Negro Testimony.

May 26, 1866


A black man is asked to testify as a witness in court in a white Southerner's case at the Virginia Circuit Court under the Civil Rights bill. The judge denies his participation under laws of the State.


Negro Testimony. - In the Circuit Court, Judge H. W. Thomas, yesterday, when the case of the Commonwealth vs. Roe, a white man, charged with felony, was being tried, W. Willoughby, Commonwealth's attorney, asked that he might be permitted to introduce negro witnesses to testify in the case, claiming the right to do so under the provisions of the "Civil Rights bill." The Judge declined permission, on the ground that this was a State court, and that he was acting under the laws of the State, which forbade that a negro should testify in a case against a white man, except "when the case arises out of an injury done, attempted, or threatened, to the person, property, or rights of a colored person or Indian, or when the offence was committed by a white person in conjunction with a colored person or Indian." The Judge stated his determination to execute the laws of his State until ordered to do otherwise. -Alexandria Gazette, 24th.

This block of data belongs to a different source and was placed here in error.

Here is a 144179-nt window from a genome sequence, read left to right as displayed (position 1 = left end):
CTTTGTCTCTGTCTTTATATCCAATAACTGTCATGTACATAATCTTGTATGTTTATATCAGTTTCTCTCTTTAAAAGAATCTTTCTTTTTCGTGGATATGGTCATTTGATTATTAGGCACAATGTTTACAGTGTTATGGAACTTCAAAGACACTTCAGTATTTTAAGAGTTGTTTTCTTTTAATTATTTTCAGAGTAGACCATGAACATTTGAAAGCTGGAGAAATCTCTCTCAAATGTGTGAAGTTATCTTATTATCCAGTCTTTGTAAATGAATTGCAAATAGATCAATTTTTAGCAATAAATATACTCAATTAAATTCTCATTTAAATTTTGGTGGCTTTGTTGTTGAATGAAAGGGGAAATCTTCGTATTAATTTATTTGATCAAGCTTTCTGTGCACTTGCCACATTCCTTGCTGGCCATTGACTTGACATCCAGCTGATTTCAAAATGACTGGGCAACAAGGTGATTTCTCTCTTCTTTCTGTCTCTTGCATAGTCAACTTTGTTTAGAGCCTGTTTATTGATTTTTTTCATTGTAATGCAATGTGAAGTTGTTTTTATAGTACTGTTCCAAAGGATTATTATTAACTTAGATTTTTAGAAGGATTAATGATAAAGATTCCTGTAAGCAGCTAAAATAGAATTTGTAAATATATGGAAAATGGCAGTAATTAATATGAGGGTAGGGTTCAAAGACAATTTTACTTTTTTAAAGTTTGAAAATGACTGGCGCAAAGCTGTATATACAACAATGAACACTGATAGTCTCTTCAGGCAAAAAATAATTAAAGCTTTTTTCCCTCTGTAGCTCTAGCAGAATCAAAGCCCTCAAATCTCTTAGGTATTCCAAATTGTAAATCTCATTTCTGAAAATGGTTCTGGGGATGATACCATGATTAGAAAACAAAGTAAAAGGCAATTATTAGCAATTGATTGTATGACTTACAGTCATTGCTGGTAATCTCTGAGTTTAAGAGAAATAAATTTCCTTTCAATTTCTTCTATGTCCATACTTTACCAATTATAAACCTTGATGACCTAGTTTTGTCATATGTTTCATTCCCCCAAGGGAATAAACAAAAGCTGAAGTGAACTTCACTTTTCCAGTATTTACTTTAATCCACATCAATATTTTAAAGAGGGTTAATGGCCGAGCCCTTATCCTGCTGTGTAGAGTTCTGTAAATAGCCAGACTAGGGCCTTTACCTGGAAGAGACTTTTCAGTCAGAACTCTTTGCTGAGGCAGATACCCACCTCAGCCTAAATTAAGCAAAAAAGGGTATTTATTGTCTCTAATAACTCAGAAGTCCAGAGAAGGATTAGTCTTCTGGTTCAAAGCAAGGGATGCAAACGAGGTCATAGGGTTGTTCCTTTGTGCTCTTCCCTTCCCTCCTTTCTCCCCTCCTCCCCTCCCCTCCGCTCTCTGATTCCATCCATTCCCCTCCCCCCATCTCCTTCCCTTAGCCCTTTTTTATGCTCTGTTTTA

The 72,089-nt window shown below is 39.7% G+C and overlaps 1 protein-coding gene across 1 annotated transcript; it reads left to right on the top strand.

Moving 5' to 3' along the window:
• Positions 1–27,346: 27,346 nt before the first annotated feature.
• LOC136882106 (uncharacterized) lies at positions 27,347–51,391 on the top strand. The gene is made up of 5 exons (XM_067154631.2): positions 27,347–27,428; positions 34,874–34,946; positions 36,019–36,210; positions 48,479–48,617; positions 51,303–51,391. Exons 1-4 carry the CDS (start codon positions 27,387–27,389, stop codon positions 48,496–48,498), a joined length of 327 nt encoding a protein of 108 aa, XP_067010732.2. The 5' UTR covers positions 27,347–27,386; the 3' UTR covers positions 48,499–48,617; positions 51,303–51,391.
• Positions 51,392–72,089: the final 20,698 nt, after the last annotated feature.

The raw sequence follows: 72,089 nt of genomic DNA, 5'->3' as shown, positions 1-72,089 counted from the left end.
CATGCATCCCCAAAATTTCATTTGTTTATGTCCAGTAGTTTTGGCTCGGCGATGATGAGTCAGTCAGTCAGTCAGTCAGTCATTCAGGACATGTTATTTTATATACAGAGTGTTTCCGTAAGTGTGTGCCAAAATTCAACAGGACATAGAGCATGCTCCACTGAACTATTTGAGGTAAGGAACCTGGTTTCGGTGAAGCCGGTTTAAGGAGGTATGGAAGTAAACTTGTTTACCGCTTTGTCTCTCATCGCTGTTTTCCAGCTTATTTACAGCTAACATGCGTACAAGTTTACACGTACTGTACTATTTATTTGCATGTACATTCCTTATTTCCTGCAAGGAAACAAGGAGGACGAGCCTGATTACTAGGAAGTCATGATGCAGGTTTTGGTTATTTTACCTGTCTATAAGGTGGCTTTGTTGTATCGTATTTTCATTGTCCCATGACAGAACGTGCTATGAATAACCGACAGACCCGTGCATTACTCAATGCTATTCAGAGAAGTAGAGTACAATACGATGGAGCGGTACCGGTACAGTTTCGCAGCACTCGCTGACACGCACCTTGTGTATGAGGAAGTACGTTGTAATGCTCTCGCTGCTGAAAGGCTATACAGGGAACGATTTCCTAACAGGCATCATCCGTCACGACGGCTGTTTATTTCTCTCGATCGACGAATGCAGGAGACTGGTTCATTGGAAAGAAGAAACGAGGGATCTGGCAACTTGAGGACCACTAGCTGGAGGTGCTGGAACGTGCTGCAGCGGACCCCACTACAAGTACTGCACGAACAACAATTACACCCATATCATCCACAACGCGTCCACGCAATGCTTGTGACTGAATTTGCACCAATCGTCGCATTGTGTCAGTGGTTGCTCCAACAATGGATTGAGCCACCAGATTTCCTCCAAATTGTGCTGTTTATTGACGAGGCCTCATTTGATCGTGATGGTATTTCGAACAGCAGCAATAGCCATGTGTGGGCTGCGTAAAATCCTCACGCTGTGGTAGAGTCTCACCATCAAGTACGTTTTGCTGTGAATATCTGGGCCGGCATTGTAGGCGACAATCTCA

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Brooke Beam




“Negro Testimony.,” Reconstructing Virginia, accessed July 4, 2022,